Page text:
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Utility of the WHO ten questions screen for disability detection in a rural community -- the north Indian experience.
Journal of Tropical Pediatrics. 2007 Dec; 53(6):383-387.The utility of the WHO Ten Questions Screen (TQS) was studied in a rural community of North India. The study was done in three villages, in two phases. In phase 1, the TQS was administered to parents of children aged between 2 and 9 years, during a house-to-house survey. In phase 2, all children screened positive and a random sample of 110 screened negative were clinically evaluated in detail. The total population of the three villages was 5830 with 1763 children aged between 2 and 9 years. Seventy-six children were positive on the TQS, of these, 38 were found to have significant disability, 18 had protein energy malnutrition and 19 were found normal on clinical evaluation. All the 110 screen-negative children were normal. Significantly larger numbers of boys were positive on TQS as compared to girls [Odd Ratio (OR) 1.5]. The sensitivity of the TQS for significant disability was 100%; the positive predictive value was 50% and was higher for boys than for girls. Of the 50% children classified as false positive 23% had mild delays due to malnutrition. The estimated prevalence of disability was 16/1000. The TQS was found to be a sensitive tool for detection of significant disabilities among children 2-9 years of age. The low-positive predictive value would lead to over referrals but a large number of these children would benefit from medical attention. (author's)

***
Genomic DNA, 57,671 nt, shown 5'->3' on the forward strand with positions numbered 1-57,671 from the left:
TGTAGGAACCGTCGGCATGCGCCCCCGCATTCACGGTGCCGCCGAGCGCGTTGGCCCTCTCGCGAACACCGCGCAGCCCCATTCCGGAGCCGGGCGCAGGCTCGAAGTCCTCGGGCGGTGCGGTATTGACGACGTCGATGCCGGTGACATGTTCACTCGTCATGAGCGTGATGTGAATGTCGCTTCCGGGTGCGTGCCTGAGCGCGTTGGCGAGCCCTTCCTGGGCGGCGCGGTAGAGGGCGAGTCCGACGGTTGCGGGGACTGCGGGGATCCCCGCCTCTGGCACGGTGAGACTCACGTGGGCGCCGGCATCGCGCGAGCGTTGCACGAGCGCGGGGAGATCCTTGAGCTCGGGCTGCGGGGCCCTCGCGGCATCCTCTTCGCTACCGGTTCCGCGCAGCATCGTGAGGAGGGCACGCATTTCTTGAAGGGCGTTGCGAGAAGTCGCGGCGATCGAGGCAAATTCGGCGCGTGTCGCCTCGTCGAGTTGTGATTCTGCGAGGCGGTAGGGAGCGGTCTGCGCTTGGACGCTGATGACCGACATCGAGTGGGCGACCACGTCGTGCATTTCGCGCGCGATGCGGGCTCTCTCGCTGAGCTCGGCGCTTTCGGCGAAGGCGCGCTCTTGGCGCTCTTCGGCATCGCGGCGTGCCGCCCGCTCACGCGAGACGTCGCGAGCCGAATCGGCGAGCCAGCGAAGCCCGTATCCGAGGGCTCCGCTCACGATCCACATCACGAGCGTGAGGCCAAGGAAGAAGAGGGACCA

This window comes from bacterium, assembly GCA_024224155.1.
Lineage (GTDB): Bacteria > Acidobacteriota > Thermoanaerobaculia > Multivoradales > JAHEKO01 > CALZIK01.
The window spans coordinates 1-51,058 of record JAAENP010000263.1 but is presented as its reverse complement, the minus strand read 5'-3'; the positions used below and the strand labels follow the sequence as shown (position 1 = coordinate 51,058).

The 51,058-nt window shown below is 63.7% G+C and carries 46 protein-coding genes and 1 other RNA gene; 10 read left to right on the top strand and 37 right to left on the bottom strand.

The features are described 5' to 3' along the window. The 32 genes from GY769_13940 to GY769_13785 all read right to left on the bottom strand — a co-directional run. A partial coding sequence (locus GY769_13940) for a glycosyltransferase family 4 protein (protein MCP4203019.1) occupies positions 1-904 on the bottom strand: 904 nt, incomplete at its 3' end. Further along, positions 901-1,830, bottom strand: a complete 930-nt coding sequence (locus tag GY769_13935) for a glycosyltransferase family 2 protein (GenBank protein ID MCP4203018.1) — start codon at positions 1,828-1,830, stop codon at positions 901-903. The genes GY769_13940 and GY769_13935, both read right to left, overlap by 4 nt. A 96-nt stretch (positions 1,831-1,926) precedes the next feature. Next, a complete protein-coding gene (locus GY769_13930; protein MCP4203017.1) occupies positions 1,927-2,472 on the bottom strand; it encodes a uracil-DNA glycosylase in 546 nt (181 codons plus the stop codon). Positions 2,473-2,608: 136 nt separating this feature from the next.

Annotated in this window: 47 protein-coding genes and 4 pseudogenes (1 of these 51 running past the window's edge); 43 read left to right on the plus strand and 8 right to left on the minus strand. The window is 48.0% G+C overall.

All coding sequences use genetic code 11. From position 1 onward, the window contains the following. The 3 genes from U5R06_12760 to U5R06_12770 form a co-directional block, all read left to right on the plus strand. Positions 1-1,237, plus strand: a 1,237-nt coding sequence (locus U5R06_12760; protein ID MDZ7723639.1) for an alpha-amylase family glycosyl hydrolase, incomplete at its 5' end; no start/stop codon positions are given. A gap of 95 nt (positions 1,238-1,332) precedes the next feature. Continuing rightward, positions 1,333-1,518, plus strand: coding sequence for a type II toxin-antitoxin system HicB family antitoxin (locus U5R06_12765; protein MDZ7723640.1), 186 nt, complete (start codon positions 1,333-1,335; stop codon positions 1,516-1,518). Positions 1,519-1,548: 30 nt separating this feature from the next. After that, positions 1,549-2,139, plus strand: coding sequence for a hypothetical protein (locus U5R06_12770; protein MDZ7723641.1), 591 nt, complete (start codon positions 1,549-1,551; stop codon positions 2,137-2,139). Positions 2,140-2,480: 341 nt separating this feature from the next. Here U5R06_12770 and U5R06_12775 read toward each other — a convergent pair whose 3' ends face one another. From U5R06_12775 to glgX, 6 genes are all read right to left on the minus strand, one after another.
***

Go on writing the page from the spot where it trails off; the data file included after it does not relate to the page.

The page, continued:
Vitamin A deficiency and increased mortality among human immunodeficiency virus-infected adults in Uganda.
Nutrition Research. 2003 May; 23(5):595-605.The specific aims of the study were to determine the prevalence of vitamin A deficiency and to examine the relationship between vitamin A deficiency and mortality among human immunodeficiency virus (HIV)-infected adults in sub-Saharan Africa. A prospective cohort study was conducted at the outpatient clinic of Mulago Hospital, Kampala, Uganda, among HIV-infected adults enrolled in the placebo arms of a randomized clinical trial to prevent Mycobacterium tuberculosis infection. Of 519 subjects at enrollment, 186 (36%) had serum vitamin A concentrations consistent with deficiency (<1.05 µmol/L). During follow-up (median 17 months), the mortality among subjects with and without vitamin A deficiency at enrollment was 30% and 17%, respectively (P = 0.01). In a multivariate model adjusting for CD4+ lymphocyte count, age, sex, anergy status, body mass index, and diarrhea, vitamin A deficiency was associated with a significantly elevated risk of death [relative risk (RR) = 1.78, 95% confidence interval (CI) 1.2-2.6]. Vitamin A deficiency is common among HIV-infected adults in this sub-Saharan population and is associated with higher mortality. (author's)